A brave new world for teacher training and development
Cast your mind back to January 2021… we know it’s bleak but stick with us… You’re a new or trainee teacher looking to develop your skills – where do you go?
Did you know you’d have had over 800 teaching schools to choose from, scattered across the country? Even the most decisive of us couldn’t be blamed for feeling overwhelmed and confused at that much choice … and that’s without the hangover of a global pandemic.
But in February 2021, the Department for Education announced it would be replacing teaching schools with 87 teaching school hubs, creating a national infrastructure for teacher and leadership development. These days, teaching school hubs are centres of excellence for teacher training and development – each acting as single points of contact within their own local areas, making it much easier for teachers to know where to go for quality-assured support throughout their careers, from their early career through to leadership.
The success of the teaching school hubs wouldn’t have been possible without the facilitation, advocacy and support of the Teaching School Hubs Council (TSHC), launched by the Department for Education shortly after the introduction of the teaching school hubs. When the team was formed, there was a lot to deliver very quickly. Communicating who and what the TSHC was, in a clear and cohesive way, was a luxury that time didn’t afford. And we all know what time does when you’re having fun!
As the teaching school hubs approached their second year of operation and knowing our experience working with teaching school hubs locally, the TSHC approached us in October 2022 to support them with finding their voice and ensuring their mission and purpose could be consistently delivered with clarity and strength.
Channelling our inner detective
In the Education sector, there’s no budget for a gap year, so we started off with a full deep-dive (Ofsted-style) into the communication of the TSHC. From emails to Slack messages and newsletters to website content, we Nancy-Drew-ed our way to a full understanding of the way the TSHC was currently communicating with each of its audiences.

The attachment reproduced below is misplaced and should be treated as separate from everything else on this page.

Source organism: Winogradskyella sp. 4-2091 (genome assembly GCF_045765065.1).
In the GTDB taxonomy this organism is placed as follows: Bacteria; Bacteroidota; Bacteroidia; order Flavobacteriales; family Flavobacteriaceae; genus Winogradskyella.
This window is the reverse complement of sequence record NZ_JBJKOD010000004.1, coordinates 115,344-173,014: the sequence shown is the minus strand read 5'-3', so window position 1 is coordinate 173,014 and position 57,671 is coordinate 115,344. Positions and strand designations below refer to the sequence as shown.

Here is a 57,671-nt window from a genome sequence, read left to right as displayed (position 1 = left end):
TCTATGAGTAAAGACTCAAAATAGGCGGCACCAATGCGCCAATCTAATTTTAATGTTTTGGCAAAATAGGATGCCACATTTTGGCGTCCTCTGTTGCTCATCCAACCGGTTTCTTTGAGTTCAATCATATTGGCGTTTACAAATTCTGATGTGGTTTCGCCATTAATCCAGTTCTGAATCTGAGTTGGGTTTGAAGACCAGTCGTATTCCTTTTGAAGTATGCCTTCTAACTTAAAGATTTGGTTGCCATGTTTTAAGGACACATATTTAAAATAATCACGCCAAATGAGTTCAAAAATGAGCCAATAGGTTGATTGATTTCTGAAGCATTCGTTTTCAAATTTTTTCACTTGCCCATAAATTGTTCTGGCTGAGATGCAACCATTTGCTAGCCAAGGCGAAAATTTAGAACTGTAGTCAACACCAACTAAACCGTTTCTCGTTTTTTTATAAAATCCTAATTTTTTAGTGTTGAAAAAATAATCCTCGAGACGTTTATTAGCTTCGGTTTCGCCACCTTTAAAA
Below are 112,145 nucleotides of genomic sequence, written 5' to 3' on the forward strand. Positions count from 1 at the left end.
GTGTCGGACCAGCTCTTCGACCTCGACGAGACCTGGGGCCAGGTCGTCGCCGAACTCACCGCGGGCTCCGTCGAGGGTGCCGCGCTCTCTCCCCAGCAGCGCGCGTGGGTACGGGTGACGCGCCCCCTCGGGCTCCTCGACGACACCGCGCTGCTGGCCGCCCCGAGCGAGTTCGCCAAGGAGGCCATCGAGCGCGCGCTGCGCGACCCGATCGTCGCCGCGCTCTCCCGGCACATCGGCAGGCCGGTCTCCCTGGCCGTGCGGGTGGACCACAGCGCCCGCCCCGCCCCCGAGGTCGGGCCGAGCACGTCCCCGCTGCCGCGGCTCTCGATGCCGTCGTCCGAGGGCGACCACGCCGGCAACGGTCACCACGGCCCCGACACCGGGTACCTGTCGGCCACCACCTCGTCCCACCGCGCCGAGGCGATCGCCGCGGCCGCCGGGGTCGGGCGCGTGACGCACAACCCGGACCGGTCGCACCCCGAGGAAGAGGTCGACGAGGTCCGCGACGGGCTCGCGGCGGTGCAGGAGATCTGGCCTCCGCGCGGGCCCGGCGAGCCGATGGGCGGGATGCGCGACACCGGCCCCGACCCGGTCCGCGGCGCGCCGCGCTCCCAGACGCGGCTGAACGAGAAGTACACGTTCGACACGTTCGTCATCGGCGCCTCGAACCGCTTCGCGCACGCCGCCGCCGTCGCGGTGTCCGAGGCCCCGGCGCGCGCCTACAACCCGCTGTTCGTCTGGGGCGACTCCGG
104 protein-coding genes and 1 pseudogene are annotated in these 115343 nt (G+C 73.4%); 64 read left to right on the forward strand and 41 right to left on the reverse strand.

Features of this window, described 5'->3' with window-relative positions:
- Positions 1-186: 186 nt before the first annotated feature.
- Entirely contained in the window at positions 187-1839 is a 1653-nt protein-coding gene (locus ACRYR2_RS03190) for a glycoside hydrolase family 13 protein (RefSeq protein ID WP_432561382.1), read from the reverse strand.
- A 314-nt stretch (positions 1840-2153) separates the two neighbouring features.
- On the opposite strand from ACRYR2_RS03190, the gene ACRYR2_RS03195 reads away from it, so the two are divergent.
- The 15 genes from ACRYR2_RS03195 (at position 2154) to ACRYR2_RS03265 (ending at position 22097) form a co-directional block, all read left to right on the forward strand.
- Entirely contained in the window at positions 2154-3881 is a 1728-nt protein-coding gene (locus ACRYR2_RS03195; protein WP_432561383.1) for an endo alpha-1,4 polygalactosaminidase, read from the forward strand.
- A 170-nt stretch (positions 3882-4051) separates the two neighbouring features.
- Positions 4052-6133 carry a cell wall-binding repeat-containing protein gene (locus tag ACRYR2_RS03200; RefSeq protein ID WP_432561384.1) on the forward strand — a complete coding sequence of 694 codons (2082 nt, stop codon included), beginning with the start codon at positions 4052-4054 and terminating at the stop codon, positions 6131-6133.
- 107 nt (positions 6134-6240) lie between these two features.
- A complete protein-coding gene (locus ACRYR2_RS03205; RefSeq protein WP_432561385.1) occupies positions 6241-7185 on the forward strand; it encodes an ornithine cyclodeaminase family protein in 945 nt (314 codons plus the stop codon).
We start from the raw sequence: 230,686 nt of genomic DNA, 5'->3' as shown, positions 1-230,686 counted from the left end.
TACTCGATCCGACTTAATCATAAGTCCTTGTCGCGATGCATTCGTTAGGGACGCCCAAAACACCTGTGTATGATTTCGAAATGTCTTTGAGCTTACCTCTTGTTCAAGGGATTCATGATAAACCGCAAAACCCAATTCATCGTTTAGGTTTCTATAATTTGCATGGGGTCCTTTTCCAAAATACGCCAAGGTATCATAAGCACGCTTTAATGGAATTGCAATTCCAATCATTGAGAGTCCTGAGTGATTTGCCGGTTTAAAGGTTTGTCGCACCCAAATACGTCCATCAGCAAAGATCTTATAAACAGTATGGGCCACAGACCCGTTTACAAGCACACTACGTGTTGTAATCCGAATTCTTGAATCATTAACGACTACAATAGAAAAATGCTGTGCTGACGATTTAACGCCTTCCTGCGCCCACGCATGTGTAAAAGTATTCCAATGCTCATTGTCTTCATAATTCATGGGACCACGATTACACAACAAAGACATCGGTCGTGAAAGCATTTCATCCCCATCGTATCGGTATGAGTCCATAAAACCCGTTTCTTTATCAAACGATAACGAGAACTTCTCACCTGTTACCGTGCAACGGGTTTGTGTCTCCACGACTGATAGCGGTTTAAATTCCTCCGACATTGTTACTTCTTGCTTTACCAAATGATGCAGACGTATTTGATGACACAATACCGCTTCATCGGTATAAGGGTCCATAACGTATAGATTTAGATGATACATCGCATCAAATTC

Once we had a good understanding, we presented our findings to the team in an immersive online workshop (vital for a team that works almost entirely remotely) to understand how they felt about how they were currently communicating and what was and wasn’t working for them. We discussed their audiences, messages and branding.
We took all this information away and hunkered down to write a short and compelling tone of voice strategy… but we knew something was missing. The tone of voice strategy the team had requested wasn’t going to help the team to find its collective voice. The messaging itself also needed to change.
Giving the Teaching School Hubs Council its voice
To help the TSHC to overcome this challenge, we created a full communication strategy that would help the organisation to be bolder and more ambitious when talking about the work they’ve done and intend to do. We helped them to emphasise and distil how they have helped the teaching school hubs to achieve their goals and provided a set of memorable key messages the team could refer to in any form of communication. There were very few changes from the team – often the case when they have been involved in every step of the process – and they felt that by using this document, they could be clear and consistent about their messaging.